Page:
Skip to main content

Lawyer Perpretrates Massive Fraud on SD FL -- Wonder What Judge King Thought of That?


Judge King lays out an incredible tale of fraud and deception in this must-read 58-page order:
One of the greatest transgressions that can be committed against a federal court is to knowingly perpetrate a fraud and to commandeer and manipulate the legal processes to do so. This case involves just such a fraud. What this Court described as the "legal finale to a three-year opera with a stunning libretto'' more than two years ago has come back for an even more stunning--encore.
Here's the crux of the scheme -- of course it involves fake sunken treasure (but no Jessica Alba unfortunately):
After nearly a year of discovery into the issue of sanctions, Judge Moore's three-day trial on the subject culminated with a stunning on-the-stand revelation from a subpoenaed witness and a finding by Judge Moore that the whole case had indeed been designed from the beginning to commit a fraud upon the Court: 
The truth is that in 2010 Miscovich purchased a total of eighty pounds of raw emeralds from JR Emeralds, a jewelry store in Jupiter, Florida. According to the testimony of Jorge Rodriguez ('Rodriguez'), the owner of JR Emeralds, Miscovich purchased the Emeralds over four visits in March, May, August, and September of 20101. Each trip Miscovich purchased approximately 20 pounds of emeralds for approximately twenty thousand dollars for a total of approximately eighty thousand dollars. By purchasing the Emeralds and then "finding them'' at the bottom of the ocean, Miscovich engaged in fraud to vastly increase their value as purported "sunken treasure.''
 Gotta love this town!

Comments

  1. That IS a good read!

    ReplyDelete
  2. Egregious and abhorrent.

    ReplyDelete
  3. Fascinating. 58 pages and he lets silverstein off the hook in the last 4.

    ReplyDelete
  4. No no.

    The Supreme Court of Florida?
    The Florida Bar?

    Article I, SECTION 15. Attorneys; admission and discipline.—The supreme court shall have exclusive jurisdiction to regulate the admission of persons to the practice of law and the discipline of persons admitted.

    ReplyDelete
  5. i dont get it. why invest the time to write such a detailed annotated 58 page order that finds the burden was not met. it only makes sense if he found him responsible and judge k wanted to make his order bullet proof on appeal.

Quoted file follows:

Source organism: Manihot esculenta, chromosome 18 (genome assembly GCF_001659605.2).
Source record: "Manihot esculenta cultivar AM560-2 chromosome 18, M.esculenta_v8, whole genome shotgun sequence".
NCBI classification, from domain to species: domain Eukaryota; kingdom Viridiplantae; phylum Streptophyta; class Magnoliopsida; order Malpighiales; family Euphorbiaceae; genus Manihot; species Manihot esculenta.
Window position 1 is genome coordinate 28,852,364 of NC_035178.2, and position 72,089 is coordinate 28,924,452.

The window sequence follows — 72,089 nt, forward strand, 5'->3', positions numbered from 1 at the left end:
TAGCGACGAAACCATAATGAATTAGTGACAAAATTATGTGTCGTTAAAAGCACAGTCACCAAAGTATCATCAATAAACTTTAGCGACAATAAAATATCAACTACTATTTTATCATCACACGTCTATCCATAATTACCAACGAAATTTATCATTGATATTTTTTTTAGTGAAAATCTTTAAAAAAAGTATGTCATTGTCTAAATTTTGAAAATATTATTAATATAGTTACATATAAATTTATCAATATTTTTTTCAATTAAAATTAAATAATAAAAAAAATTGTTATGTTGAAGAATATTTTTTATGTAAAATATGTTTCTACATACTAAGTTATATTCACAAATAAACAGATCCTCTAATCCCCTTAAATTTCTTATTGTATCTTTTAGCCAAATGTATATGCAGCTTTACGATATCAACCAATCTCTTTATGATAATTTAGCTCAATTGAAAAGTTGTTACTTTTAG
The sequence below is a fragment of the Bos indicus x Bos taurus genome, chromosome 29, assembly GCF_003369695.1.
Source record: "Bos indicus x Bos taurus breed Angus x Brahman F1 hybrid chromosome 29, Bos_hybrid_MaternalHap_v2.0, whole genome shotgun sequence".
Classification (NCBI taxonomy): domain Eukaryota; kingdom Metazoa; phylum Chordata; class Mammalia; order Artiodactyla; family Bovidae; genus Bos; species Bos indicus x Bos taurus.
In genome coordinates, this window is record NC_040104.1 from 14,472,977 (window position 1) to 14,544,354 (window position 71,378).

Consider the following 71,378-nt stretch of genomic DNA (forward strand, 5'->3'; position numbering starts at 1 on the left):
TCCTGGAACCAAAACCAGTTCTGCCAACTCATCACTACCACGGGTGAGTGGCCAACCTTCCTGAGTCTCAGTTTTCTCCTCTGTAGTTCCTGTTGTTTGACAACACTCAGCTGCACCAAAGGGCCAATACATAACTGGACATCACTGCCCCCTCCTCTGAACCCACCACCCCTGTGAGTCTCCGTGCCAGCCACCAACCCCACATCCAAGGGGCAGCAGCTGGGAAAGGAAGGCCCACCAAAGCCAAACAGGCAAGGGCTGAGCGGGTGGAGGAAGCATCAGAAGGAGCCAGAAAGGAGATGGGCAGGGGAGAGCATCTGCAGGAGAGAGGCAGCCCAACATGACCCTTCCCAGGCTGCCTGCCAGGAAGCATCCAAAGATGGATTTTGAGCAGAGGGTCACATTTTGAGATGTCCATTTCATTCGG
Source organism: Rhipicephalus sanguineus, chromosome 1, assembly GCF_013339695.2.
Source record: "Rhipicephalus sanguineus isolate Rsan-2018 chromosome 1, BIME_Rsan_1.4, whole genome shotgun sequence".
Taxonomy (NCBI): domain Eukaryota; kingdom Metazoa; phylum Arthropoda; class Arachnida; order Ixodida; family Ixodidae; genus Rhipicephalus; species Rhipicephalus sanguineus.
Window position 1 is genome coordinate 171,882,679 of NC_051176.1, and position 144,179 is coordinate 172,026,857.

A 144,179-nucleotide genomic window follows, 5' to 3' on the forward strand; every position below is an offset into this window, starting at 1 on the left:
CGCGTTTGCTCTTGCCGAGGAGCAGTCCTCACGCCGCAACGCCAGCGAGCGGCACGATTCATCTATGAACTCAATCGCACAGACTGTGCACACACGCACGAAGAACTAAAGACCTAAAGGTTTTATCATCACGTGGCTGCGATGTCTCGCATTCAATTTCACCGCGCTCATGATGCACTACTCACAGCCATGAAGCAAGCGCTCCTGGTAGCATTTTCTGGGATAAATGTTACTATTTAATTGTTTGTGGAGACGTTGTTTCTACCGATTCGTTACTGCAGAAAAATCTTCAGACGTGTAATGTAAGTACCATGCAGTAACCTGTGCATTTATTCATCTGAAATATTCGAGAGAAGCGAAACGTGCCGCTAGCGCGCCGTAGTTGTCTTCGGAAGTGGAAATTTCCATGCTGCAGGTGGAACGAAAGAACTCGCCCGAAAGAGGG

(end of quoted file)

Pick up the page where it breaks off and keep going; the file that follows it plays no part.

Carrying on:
ReplyDelete
  6. exactly what gives?

    ReplyDelete

Post a Comment

Popular posts from this blog

My Kind of Federal Judge!

Sure we have Scott Rothstein and his lovely Tom James clothier Romina Sifuentes, but Louisiana has ED LA judge G. Thomas Porteous Jr.:
A federal judge from Louisiana who had run up big gambling debts routinely solicited money and gifts from lawyers with cases before his court, Congressional investigators said Tuesday as the House opened impeachment hearings in the judge’s case. The judge, G. Thomas Porteous Jr. of Federal District Court, had more than $150,000 in credit card debt by 2000, mostly for cash advances spent in casinos, investigators said. Judge Porteous’s requests for cash became so frequent that one New Orleans lawyer said he started trying to dodge the judge.“He began to use excuses that he needed it for tuition, he needed it for living expenses,” the lawyer, Robert Creely, told a House Judiciary Committee task force. “I would avoid him until I couldn’t avoid him anymore.”
Mr. Creely said he and his law partner, Jacob Amato, gave Judge Porteous an estimated $20,000 o…

Honoring Richard C. Seavey

I drank a shit-ton of bourbon last night. Enough to float a battleship.

My head hurts. But not as much as my heart.

We lost another lawyer over the weekend. Not someone who will receive facebook accolades and other public claims of friendship and statements that he shaped and changed lives and careers. Just a guy who did the best he could with what he had. Every day. And he did very, very well to be the best person he could be. 
Richard Seavey was a profoundly private person. In his 49 years, he walked through more than his share of trials and tribulations, mostly asking for no help, leaning on no one. 

Richard was a fantastic lawyer. He could try a case. He could "litigate" a case. He could mediate and settle a case. He was nuanced. He bent but never broke. The blustery Miami lawyer never scared him. To the contrary, he found humor in it, studying it like a science project. Richard never got too high or too low. He was good at lawyering, but you got the f…

First Carnival Triumph Lawsuit on File!

It was filed in the SD FL (of course) and is pending before Judge Graham.

Check it out here.

The lawyer on the pleading is Marcus R. Spagnoletti.